DEBATE OF '98- financial resources

JimiFromMI jimifrommi at
Wed Apr 22 22:19:18 EST 1998

In article <1998042301594200.VAA06086 at>, kmorrisd at
(KMorrisD) writes:

>Subject:	Re: DEBATE OF '98- financial resources
>From:	kmorrisd at (KMorrisD)
>Date:	23 Apr 1998 01:59:42 GMT
>Joe and Group,
>I've done some work in southern Berkshire County, so I know what you're
>about when you say that woodland for these landowners is just another asset
>their portfolios.  You have a lot of very wealthy, second home New York City
>people.  But if they have money, they probably understand stock investment
>analysis.  Therefore they should be able to understand forest investment
>analysis.  The problem is no one is telling them that timber is a worthwhile
>investment.  You just have to go out there and do a little missionary work,
>Joe. <G> 
>I saw the article in the latest Journal of Forestry by Dave Kitttredge and
>others about ecosystem management and landowner objectives in Franklin
>MA.  According to the survey, everyone cares about recreation and aesthetics,
>and not about investment.  But I wonder how they would have responded if they
>knew they could be--or are already--earning 10-15%.  It's a certainty that
>interviewers didn't tell them that, and another certainty that they didn't
>it from their service forester--and probably not their consulting forester
>they have one).
>So a good investment isn't a choice that landowners even know they have--at
>least not in Massachusetts.  I'd be curious to hear from some of the
>consultants and landowners in other states what their service and extension
>foresters are telling landowners about rates of return.  I'd also be curious
>know what you consultants are telling your clients in other states.  And what
>are they and you saying about the difference between managed and unmanaged? 
>How much of a difference does it make in rate of return?
>Karl Davies
>------------------- Headers --------------------

I have personally benefited from rogue forestry management on small properties
(wildlife and aestetic purposes outranked timber for my goals) that I have sold
without cutting a tree (for profit) or promoting the value of the timber in the
"real estate" sale.  I had a very limited potential clientelle (those that saw
beauty in wildlife and the landscape as I did) but once I found those persons,
they paid a premium!

In much of Michigan, we are seeing the end of the family farm (and the
beginning of some new, smaller ones!).  These century plus properties are
finding their way out of the family due in great part to a lack of interest in
living the farming life.  In some cases, the land indeed converts over to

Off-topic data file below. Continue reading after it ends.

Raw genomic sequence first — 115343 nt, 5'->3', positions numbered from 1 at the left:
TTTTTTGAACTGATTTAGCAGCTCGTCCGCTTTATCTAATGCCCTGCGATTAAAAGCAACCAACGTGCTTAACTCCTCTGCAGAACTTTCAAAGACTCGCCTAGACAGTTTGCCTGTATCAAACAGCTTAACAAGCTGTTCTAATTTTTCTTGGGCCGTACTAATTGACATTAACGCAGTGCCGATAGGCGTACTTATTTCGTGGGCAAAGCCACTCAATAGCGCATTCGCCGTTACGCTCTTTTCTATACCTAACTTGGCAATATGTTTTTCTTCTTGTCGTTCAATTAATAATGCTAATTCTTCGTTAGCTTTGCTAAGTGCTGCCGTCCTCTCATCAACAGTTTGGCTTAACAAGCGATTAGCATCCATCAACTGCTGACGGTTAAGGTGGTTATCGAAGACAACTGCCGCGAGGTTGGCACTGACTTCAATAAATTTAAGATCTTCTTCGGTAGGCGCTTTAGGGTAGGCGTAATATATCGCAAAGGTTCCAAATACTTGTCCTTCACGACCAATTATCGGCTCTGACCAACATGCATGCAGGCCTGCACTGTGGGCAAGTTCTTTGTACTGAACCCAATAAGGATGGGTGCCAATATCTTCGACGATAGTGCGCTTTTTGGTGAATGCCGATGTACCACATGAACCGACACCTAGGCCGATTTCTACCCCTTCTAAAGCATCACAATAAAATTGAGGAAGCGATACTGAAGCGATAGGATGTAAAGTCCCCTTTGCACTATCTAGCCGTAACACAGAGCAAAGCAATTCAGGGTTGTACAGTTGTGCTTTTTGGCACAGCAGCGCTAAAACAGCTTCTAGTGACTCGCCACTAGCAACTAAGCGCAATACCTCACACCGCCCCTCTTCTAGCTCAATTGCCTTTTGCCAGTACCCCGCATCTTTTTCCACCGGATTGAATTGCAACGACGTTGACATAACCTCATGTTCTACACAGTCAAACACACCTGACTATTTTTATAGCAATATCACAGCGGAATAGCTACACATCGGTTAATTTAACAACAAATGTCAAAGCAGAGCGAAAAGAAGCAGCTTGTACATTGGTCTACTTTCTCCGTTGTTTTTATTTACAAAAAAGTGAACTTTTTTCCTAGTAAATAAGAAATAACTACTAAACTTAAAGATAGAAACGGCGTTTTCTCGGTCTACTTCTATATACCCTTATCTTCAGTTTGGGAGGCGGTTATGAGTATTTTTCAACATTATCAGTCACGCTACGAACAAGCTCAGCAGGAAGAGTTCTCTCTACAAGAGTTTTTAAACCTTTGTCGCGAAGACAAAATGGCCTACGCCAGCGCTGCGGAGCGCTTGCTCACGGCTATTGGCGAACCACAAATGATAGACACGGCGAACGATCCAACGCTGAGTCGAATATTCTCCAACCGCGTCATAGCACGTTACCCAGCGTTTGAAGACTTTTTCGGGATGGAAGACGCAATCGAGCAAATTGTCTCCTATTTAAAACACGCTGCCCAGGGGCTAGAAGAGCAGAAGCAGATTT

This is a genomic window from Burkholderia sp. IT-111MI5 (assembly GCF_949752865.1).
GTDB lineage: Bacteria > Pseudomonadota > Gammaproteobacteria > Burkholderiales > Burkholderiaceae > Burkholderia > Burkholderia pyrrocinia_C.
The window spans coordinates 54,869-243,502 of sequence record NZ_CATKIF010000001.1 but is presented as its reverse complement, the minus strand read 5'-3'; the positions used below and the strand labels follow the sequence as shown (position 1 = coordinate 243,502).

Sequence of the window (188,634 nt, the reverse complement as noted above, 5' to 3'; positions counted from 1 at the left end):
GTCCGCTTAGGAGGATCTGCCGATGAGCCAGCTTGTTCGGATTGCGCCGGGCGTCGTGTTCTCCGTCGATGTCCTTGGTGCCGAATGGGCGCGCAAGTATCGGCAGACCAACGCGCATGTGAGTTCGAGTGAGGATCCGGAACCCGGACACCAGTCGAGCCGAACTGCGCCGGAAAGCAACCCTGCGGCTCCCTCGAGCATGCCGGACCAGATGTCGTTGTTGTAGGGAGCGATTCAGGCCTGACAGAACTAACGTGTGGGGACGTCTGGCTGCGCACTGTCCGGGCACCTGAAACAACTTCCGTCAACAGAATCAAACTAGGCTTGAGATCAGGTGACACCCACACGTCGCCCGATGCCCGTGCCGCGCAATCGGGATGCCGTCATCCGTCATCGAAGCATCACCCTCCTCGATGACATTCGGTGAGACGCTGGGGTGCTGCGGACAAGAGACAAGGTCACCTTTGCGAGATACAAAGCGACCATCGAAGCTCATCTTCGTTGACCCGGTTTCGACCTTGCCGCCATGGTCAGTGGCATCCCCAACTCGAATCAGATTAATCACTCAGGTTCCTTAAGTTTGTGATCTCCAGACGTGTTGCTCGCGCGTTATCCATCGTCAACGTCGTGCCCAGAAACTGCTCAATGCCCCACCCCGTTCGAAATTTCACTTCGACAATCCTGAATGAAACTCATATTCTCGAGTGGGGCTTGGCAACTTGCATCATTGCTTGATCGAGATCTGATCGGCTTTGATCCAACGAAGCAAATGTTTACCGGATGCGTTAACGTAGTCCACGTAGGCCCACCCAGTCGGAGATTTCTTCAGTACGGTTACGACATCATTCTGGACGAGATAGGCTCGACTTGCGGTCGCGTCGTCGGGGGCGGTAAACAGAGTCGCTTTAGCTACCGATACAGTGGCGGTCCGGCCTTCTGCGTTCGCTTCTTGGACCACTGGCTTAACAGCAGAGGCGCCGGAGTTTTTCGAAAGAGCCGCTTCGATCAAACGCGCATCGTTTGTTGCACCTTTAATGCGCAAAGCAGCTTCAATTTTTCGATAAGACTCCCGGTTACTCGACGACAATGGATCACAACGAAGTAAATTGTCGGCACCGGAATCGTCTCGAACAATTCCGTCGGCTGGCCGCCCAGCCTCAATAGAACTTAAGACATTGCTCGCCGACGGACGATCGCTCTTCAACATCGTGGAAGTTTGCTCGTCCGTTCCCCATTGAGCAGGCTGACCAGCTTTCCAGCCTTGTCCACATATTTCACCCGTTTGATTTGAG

someone's portfolio with active planting to convert the open land into
Christmas Tree farms, etc.  However, in other cases, young retirees are
entering the landownership arena and purchasing 40 or so acres in which to
reside and enjoy.  This seems to be where most of reforestation is taking
place; where new visions of a treed landscape to pass on to their grandchildren
fills the mind (hopefully the grandkids will appreciate it when the time

The 69 acres that I will purchasing (mostly an old farm) as (hopefully) my
FINAL residence seems to have pretty much been left alone both agriculturally
and silviculturally for the last 15 years or so.  The previous owners did sell
a good portion of their hardwoods last year, but the harvest appears not to be
the negligent high grade that I'm familiar with in Southern Michigan.  The
trees that were left standing for the most part, though young have tall
straight trunks.  It seems that they actually cut out some of the bad with the
good (they even lopped all of tops to under 4 feet!).  They didn't touch the 2
Norway Pine plantations, the oldest being probably 20 years old, or so.  They
probably need to be thinned (keep in mind that I AM NOT a "forester" and
therefore totally ignorant in the eyes of many, here).  I can't wait to get my
county forester out there to discuss MY land goals.  I figure that I'll survey
the property to the best of my ability, draw up some prelims, goals, etc. and
then give the county guy a call.  Hopefully he can at least establish a basis
for me if not anything else.

Incidentally,  the house and acreage are worth the price paid even without the
timber (or hay) value factored in.  I am (as ALL farmers are) interested in
realizing some income from my land.  However, I place a large value on "seeing
the deer and turkeys" and enjoying some venison as well!  Perhaps maintaining
40 or so acres for agricultural purposes (I'll lease it until I learn more
about farming) my grandkids (none yet) are going to have one beautiful place to
behold by the time it gets in their hands.  I do feel confident that I have
enough time to educate them about the "hidden" values of the land and the fact
that the land so treed can be sold at significantly higher prices than if a
clear cut harvest took place.  Ideally, I'll have numbers available showing the
return of the land as a long term investment where they won't be tempted to get
rid of it or make drastic timber decisions for the quick buck.

It probably won't be until July before I interview my county forester but stay
tuned.  As there are several markets (from lumber to energy) in the locale,
I'll be very interested in how he/she educates me on the value of my stands as
they are and as they would be under what-if management scenarios.  If I'm not
happy, maybe I'll fly Joe in to get a second opinion (just kidding, I know he
is just too loyal to the Queen of New England and I probably couldn't afford


More information about the Ag-forst mailing list